Esther and Mordechai instituted this wonderful concept to build friendship, harmony and good will among our people. If someone wishes to go beyond the letter of the law and send to many people, it is praiseworthy to do so. But we should bear in mind that, even as we have been given the mitzvah of mishloach manos, we have also been given the mitzvah of matanos l’evyonim – gifts to the poor. If a choice must be made, it is more important to increase our gifts to the poor.

Having said all this, I am in total accord with you that we have to re-think our manner of giving mishloach manos nowadays, and I addressed this issue in my last column. Additionally, in our current financial climate, matanos l’evyonim should be a priority and replace the extravagant gift baskets. But again, I must emphasize that this does not mean that we should, chas v’shalom, do away with the beautiful, joyous mitzvah of mishloach manos.

Purim is an amazing, wonderful Yom Tov for the entire family, and children especially revel in the joy of the day, delivering little food baskets to friends and neighbors. But again, these need not be expensive – two different, ready-to-eat foods that are symbolic of love and good wishes are all that are required, and if we keep it simple and modest, we will be able to include many people on our lists. Your suggestions of chesed however, are well taken, and can be added to, but not substituted, for mishloach manos and matanos l’evyonim.

I invite all our readers to share their experiences. Please e-mail your stories to rebbetzin@hineni.org. May Hashem grant that this Purim brings true joy and redemption to all our families and to Klal Yisrael.

About the Author:


If you don't see your comment after publishing it, refresh the page.

Our comments section is intended for meaningful responses and debates in a civilized manner. We ask that you respect the fact that we are a religious Jewish website and avoid inappropriate language at all cost.

If you promote any foreign religions, gods or messiahs, lies about Israel, anti-Semitism, or advocate violence (except against terrorists), your permission to comment may be revoked.

No Responses to “‘How Do I Cope?’”

Comments are closed.

SocialTwist Tell-a-Friend

Current Top Story
US Marines walk a city street in Fallujah, heavily damaged by the fighting. (2004)
Netanyahu Says Making Gaza ‘Israel’s Fallujah’ Was Too High a Price
Latest Judaism Stories
Taste-of-Lomdus-logo

First, how could a beis din of 23 judges present a guilty verdict in a capital punishment case? After all, only a majority of the 23 judges ruled in favor of his verdict.

Of paramount importance is that both the king and his people realize that while he is the leader, he is still a subject of God.

Daf-Yomi-logo

Untimely News
‘A Mourner Is Forbidden To Wear Shoes…’
(Mo’ed Katan 20b)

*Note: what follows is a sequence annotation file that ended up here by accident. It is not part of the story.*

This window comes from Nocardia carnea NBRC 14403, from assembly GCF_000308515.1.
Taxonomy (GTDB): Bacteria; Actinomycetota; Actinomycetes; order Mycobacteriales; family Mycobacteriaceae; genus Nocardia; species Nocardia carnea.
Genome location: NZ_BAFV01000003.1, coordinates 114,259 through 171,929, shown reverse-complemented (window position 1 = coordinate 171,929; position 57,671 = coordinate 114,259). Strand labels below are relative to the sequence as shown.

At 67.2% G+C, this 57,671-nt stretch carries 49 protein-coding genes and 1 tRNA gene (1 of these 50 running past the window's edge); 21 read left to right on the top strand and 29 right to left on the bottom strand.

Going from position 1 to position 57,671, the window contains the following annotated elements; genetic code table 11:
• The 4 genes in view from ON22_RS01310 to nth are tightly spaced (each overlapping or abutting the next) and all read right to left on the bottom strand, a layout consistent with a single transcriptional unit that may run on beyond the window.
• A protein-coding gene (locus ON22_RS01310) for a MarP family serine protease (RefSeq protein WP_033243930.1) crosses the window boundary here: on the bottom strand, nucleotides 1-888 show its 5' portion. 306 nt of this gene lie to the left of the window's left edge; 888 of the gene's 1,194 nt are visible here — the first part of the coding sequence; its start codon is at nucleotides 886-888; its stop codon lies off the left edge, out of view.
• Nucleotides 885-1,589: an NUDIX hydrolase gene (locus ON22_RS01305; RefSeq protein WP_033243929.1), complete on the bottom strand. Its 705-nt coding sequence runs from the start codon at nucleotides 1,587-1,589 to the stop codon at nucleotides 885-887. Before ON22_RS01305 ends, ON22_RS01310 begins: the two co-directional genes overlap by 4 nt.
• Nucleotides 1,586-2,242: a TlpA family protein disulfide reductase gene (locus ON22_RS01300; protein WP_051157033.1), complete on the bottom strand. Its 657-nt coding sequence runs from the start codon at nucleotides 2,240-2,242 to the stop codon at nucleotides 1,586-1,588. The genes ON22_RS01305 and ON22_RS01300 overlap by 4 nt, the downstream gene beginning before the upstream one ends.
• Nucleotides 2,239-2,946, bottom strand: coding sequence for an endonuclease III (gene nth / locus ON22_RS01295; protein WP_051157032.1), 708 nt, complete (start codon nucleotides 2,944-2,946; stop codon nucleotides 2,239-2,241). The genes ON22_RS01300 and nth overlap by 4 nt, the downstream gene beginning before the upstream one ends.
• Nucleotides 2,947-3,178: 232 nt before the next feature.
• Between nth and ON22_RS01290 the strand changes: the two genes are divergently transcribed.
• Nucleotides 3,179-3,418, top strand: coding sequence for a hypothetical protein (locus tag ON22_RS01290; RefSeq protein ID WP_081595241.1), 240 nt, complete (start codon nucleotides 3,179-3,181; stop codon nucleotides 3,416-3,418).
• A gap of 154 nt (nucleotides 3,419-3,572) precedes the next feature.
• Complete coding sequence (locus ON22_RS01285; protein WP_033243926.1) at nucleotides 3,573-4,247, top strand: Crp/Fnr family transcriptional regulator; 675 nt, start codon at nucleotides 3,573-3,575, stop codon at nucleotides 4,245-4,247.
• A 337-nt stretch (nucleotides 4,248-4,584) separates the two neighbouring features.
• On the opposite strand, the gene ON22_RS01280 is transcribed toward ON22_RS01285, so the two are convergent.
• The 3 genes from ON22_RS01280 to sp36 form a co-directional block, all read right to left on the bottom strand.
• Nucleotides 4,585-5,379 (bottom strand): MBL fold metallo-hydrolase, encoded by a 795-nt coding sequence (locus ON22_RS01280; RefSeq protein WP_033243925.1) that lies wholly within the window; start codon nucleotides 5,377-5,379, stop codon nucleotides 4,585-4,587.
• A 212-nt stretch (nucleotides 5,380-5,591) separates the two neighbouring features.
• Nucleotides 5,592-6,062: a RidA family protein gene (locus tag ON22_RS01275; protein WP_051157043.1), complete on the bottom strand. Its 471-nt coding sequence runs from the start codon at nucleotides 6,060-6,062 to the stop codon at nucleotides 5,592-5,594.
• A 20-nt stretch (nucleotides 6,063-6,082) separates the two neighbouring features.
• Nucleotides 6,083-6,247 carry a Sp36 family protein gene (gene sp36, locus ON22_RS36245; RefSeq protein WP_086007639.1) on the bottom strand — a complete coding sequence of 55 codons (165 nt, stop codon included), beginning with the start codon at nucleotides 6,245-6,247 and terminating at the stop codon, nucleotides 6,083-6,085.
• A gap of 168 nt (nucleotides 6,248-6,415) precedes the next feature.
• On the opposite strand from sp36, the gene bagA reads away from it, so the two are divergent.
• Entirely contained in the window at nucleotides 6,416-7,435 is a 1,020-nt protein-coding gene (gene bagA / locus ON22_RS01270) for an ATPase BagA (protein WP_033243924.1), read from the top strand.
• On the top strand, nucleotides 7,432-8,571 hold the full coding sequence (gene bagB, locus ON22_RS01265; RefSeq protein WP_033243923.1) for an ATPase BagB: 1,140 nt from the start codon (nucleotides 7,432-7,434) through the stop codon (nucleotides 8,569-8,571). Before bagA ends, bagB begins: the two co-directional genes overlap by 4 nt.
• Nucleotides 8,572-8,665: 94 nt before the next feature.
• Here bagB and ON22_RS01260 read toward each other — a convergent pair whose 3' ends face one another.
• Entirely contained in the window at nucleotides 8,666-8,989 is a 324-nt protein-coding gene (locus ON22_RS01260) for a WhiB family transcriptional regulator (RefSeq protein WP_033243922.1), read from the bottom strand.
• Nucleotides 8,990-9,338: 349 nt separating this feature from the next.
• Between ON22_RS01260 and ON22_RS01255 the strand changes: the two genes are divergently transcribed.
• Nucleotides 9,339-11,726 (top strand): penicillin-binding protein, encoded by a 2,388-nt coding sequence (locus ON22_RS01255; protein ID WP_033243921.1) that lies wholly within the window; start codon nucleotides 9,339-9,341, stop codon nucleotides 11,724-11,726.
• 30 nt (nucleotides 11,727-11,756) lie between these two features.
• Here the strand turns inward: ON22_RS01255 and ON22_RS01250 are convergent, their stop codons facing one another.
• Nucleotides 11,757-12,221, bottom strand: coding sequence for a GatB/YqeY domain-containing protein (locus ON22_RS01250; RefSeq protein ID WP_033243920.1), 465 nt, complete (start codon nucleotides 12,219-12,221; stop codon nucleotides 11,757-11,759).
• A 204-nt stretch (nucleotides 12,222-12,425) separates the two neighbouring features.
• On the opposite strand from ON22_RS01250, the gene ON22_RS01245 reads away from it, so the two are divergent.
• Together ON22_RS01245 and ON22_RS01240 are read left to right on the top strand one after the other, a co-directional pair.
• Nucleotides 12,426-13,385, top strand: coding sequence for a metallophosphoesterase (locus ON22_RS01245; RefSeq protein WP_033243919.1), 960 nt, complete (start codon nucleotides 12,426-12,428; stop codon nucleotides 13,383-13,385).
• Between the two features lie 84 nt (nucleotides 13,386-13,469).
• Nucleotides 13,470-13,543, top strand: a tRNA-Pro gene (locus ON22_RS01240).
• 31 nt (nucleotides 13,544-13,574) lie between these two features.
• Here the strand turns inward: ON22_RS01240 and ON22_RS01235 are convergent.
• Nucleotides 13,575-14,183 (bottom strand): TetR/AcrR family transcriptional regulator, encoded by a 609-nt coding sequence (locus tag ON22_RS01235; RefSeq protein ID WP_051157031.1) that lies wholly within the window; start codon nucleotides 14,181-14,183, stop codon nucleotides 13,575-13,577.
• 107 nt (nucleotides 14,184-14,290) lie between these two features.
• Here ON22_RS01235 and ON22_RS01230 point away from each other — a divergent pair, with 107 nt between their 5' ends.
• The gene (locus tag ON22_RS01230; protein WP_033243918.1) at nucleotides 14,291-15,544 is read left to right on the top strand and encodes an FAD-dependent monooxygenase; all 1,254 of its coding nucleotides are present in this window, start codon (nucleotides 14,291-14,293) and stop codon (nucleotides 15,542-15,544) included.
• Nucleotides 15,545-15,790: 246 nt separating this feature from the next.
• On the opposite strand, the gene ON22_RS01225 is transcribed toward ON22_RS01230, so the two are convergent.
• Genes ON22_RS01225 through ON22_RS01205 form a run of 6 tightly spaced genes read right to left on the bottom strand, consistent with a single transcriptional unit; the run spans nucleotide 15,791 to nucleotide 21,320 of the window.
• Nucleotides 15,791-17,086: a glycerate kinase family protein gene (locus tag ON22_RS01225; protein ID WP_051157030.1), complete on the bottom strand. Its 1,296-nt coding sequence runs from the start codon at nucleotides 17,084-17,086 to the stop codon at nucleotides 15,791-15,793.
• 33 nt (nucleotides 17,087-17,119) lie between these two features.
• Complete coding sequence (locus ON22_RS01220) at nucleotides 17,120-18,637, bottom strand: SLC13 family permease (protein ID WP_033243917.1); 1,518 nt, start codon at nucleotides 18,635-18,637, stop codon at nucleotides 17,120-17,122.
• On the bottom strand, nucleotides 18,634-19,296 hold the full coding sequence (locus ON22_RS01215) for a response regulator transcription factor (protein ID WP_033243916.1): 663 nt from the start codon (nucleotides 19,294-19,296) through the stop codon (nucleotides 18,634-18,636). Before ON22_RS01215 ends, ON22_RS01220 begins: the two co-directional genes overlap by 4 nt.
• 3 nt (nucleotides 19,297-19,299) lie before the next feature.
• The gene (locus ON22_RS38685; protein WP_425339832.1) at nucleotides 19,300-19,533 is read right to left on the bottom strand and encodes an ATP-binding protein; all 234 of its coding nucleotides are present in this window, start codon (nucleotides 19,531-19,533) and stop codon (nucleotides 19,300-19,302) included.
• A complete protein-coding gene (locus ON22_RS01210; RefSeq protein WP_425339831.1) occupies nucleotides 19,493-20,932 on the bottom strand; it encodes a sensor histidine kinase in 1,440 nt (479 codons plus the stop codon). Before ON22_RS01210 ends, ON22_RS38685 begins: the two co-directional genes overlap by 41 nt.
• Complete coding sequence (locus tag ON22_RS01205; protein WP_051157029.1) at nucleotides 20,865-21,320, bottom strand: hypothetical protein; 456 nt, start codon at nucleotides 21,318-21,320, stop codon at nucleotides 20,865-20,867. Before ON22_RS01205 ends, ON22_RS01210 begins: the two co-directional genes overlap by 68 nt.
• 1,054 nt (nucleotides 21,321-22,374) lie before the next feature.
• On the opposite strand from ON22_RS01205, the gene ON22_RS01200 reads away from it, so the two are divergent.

Questions-Answers-logo

Question: The Gemara in Berachot states that the sages authored our prayers. Does that mean we didn’t pray beforehand?

Menachem
Via Email

When a person feels he can control the destiny of other people, he runs the risk of feeling self-important, significant, and mighty.

Needless to say, it was done and they formed a great relationship as his friend and mentor. He started attending services and volunteered his time all along putting on tefillin.

He took me to a room filled with computer equipment and said, “You pray here for as long as you want.” I couldn’t believe my ears.

On Friday afternoon, Dov called Kalman. “Please make sure to return the keys for the car on Motzaei Shabbos,” he said. “We have a bris on Sunday morning and we’re all going. We also need the roof luggage bag.”

On Chol HaMoed some work is prohibited and some is permitted. According to some opinions, the work prohibition is biblical; according to others, it’s rabbinical.

If there is a mitzvas minuy dayanim in the Diaspora, then why is there a difference between Israel and the Diaspora in the number of judges and their distribution?

Judaism is a religion of love but also a religion of justice, for without justice, love corrupts.

The time immediately preceding Mashiach’s arrival is likened to the birth pangs of a woman in labor.

Eisenhower understood that motivated men will fight much harder and longer than unmotivated men.

Who does not want to get close to Hashem? Yet, how do we do that?

More Articles from Rebbetzin Esther Jungreis
Rebbetzin Esther Jungreis

The time immediately preceding Mashiach’s arrival is likened to the birth pangs of a woman in labor.

Rebbetzin Esther Jungreis

If we regard pain and suffering as mere coincidence, we will feel no motivation to examine our lives

What does Hashem want of us? That we should protect each other and the awesome heritage He gave us.

Gratitude=Great Attitude. Appreciation is always appropriate.

The two words “thank you” have no time expiration; even if spoken after many years they’re as potent as ever.

Let us shake the heavens. Let us not stop until our boys and all our people are liberated from bondage.

Loving-kindness can cure the anger and bitterness in our poisonous world.

Printed from: http://www.jewishpress.com/judaism/rebbetzins-viewpointrebbetzin-jungreis/how-do-i-cope/2009/02/25/

Scan this QR code to visit this page online: